# ''' MATHEMATICS -STUDENTS-

# *MONUMENTS* '''

*EXPLORING THE WORLD STUDENTS SOCIETY IN MOTION* -to my utter delight, memory rarely ever fails me on that :

In total secrecy, with a sleigh of hand and with cunningness of a master, that would have delighted Houdini. I set up a regular secret proficiency test-

And without letting these many great geniuses discern, I began looking for Mathematical Talent:

Students : Rabo, Haleema, Saima, Haider, Mustafa/LUMS, Ahsen/LUMS, Hussain, Shahzaib, Reza/Canada, and little angels Maynah, Maria, Hannyia.

I found most of them highly gifted in thinking Mathematics :

Rabo, Haleema, Saima, Hussain, Mustafa, Salar, in particular I found highly creative.

*Rabo and Haleema and Salar and Hussain
could articulate complex log*. ''Look for higher learning and
practice and Masters in Mathematics. Technology is a slide, you could
most easily spin out of control,'' I urged, Rabo and Haleema and Hussain.

Expectedly, and heartachingly, none complied. In most cases conventions and events overtook them. With Hussain in all and every likelihood ending up in a vertigo.

And
with that I turn to Dr. Annie Wilkinson, professor of mathematics at
the University of Chicago, for some great inspirations:

The
Mathematics section of the National Academy of Sciences lists 104
members. Just four, Yes, Just 4 are women. *And as recently as
June, that number was six*.

Dr. Scientist Marina Ratner and Dr. Scientist Maryam Mirzakhani could not have been more different, in personality and background.

Dr. Ratner
was a Soviet-born Jew who ended up at the University of
California, Berkeley, by way of Israel. She had a heart attack at 78
at her home in early July.

Success came rather later in her career, in her 50s, when she produced her most famous results, known as Ratner Theorems. They turned out to be surprisingly and broadly applicable, with many elegant uses.

In the early 1990s, when I was a graduate student at Berkeley, a professor tried to persuade Dr. Ratner to be my thesis adviser, She wouldn't consider it :

She believed that years earlier she had failed her first and only doctoral student and didn't want another.

Dr. Scientist Mirzakhani
was a young super star from Iran who worked nearby at Stanford
University. Just 40 when she died of cancer in July, she was the first
woman to receive the prestigious Field Medal.

I first heard about Dr, Mirzakhani
when, as a graduate student, she proved a new formula describing the
curves on a certain abstract surfaces, an insight that turned out to
have profound consequences -offering, for example:

*A new proof of famous in conjecture in physics about quantum gravity*.

I
was inspired by both women and their patient assault on deeply
difficult problems. Their work was closely related and is connected to
some of the oldest questions in mathematics.

The
ancient Greek were fascinated by the Platonic solid -a three
dimensional shape that can be constructed by gluing together identical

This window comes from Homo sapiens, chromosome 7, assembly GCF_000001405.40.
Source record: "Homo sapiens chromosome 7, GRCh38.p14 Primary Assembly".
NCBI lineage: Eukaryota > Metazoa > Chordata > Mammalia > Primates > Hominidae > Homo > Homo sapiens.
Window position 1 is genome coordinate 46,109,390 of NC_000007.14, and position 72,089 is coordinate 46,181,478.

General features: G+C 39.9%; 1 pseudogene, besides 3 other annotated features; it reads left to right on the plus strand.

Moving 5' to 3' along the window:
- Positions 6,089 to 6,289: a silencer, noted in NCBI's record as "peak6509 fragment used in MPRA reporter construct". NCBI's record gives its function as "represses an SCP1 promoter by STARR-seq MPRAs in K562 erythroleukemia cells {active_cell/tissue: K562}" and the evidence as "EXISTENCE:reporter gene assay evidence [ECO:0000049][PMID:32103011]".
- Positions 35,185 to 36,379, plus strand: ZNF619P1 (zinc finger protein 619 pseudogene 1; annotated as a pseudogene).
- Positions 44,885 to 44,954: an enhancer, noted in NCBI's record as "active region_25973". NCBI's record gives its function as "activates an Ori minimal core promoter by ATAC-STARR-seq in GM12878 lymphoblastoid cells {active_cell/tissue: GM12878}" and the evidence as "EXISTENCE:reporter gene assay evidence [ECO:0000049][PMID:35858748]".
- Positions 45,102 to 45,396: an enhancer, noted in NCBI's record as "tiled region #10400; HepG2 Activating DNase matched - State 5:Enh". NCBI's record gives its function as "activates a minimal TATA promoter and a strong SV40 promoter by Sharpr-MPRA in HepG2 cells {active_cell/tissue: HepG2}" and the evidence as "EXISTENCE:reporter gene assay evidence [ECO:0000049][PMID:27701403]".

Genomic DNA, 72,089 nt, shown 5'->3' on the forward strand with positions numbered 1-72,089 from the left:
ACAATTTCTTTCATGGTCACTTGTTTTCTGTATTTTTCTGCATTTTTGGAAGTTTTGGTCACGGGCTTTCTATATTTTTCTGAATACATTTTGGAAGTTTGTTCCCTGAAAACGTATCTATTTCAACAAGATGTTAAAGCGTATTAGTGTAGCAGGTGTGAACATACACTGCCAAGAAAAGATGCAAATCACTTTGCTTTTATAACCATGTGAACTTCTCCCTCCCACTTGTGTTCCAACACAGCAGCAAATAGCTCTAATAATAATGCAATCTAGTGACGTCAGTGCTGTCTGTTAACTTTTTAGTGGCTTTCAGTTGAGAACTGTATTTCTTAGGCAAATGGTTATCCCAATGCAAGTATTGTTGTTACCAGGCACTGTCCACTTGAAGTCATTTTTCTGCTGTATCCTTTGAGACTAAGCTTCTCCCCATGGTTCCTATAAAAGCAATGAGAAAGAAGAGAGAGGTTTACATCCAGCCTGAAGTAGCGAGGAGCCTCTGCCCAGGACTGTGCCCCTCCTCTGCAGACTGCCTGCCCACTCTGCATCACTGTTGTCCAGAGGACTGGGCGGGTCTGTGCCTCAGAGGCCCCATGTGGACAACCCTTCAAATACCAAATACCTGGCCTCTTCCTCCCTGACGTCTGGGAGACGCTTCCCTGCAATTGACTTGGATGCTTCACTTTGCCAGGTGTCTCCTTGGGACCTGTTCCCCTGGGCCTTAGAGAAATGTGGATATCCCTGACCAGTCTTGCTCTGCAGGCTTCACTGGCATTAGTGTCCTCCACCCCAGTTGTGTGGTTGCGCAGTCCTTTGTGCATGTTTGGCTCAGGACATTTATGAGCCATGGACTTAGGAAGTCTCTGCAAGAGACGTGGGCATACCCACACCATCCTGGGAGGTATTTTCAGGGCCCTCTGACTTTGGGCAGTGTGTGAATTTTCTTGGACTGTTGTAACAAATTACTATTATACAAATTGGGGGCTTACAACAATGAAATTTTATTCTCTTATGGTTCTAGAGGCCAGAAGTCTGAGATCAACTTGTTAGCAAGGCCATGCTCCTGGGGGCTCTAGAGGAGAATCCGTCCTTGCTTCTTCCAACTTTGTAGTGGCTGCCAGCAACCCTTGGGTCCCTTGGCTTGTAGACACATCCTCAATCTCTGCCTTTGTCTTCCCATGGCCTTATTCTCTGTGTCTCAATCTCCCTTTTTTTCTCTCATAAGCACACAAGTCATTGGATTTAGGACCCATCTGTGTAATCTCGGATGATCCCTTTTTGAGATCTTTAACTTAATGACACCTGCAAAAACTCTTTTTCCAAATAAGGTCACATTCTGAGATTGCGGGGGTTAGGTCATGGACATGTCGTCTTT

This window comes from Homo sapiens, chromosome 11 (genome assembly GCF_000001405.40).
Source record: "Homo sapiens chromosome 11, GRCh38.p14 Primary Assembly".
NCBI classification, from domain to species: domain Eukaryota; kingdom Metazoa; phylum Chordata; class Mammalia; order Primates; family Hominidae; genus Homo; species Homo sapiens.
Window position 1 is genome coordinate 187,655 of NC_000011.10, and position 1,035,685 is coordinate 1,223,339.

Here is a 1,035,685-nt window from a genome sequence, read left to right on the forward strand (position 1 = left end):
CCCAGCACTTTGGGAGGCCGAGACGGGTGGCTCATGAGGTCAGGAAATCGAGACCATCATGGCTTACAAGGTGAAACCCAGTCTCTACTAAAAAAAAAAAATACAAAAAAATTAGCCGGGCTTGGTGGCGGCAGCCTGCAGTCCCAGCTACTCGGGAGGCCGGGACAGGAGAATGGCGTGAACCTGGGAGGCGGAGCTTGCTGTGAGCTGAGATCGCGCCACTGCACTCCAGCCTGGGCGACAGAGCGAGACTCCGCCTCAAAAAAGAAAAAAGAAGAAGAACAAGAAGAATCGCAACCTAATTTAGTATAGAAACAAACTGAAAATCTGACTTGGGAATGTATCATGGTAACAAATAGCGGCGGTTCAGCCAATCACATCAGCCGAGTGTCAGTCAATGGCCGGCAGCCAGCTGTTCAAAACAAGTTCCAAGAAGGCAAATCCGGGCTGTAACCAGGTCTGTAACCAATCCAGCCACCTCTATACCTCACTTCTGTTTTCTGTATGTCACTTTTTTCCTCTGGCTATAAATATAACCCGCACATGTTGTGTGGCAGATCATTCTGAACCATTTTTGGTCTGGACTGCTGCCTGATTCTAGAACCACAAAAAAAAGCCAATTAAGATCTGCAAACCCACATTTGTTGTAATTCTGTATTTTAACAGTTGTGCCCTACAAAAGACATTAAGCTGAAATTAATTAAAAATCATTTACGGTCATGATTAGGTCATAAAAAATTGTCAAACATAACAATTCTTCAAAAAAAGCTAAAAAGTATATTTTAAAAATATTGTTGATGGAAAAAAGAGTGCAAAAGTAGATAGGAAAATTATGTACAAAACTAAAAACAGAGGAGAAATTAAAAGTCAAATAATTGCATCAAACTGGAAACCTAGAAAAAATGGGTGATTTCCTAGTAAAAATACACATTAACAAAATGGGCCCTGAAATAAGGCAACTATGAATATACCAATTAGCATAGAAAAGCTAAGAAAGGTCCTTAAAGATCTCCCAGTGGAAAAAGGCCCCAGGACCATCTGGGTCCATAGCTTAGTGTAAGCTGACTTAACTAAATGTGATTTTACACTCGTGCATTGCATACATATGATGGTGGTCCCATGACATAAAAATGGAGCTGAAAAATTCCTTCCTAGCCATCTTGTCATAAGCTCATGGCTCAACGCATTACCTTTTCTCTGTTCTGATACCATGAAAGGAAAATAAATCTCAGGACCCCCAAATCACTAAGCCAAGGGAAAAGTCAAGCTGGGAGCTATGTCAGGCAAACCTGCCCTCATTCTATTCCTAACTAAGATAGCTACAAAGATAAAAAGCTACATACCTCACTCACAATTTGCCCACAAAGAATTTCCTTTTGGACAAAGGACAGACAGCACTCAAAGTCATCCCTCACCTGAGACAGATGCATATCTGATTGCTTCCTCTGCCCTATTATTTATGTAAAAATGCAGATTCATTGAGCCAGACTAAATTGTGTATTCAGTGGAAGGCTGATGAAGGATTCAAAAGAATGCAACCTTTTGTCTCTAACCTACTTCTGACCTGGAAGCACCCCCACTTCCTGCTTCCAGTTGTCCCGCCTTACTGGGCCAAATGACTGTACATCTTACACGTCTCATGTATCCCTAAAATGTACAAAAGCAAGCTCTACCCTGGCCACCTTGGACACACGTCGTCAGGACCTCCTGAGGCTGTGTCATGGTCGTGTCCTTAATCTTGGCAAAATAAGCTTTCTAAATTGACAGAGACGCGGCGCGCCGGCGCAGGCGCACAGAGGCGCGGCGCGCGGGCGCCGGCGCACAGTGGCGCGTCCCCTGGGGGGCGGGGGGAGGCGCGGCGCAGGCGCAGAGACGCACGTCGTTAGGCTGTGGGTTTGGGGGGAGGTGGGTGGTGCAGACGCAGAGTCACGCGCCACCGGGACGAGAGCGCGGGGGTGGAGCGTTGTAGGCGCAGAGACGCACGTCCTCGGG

flat pieces in a uniform fashion.

The pieces
must be regular polygons, with all sides the same length and all angles
equal. For example, a a cube in a platonic solid made of eix squares.

Early philosophers wondered how many platonic solids there were.

The
definition appears to allow for infinite possibilities, yet, remarkably
there are only five such solids, a fact whose proof is credited to the
early Greek mathematician Theaetetus .

The pairing of the seemingly limitless to a finite number is a case of what mathematicians call rigidity.

Something that is rigid cannot be deformed or bent without destroying its essential nature.

Like
Platonic solids, rigid objects are typically rare, and sometimes
theoretical objects can be so rigid they don't exist -mathematical
unicorns.

In common usage, rigidity connotes inflexibility, usually negatively.

Diamonds,
however, owe their strength to the rigidity of their molecular
structure, Controlled rigidity, that is, flexing along certain
directions -allows a suspension bridges to survive high winds.

Dr.Scientist Ratner and Dr. Scientist Mirzakhani were experts in this more subtle form of rigidity. They worked to characterize shapes preserved by motions of space.

One
example, is a Mathematical Model called the Koch snowflake, which
displays a repeating pattern of triangles along its edges.

The edge of this snowflake will look the same at whatever scale it is viewed.

The
snowflake is fundamentally unchanged by rescaling ; other
mathematical objects remain the same under different types of motions.

The shape of a ball, for example is nor changed when it is spun.

Dr. Scientist Ratner and Dr. Scientist Mirzakhani studied shapes that are preserved under more sophisticated types of motions, and in higher dimensional spaces.

The Honor and Serving of the latest Operational Research on : Mathematics and Sciences continues.

With
respectful dedication to All the Mathematicians of the World,
Students, Professors and Teachers. See Ya all on

**!WOW!**-the World Students Society and Twitter-**!E-WOW!**-the Ecosystem 2011:
''' Motion & Mystery '''

Good Night and God Bless

**SAM Daily Times - the Voice of the Voiceless**

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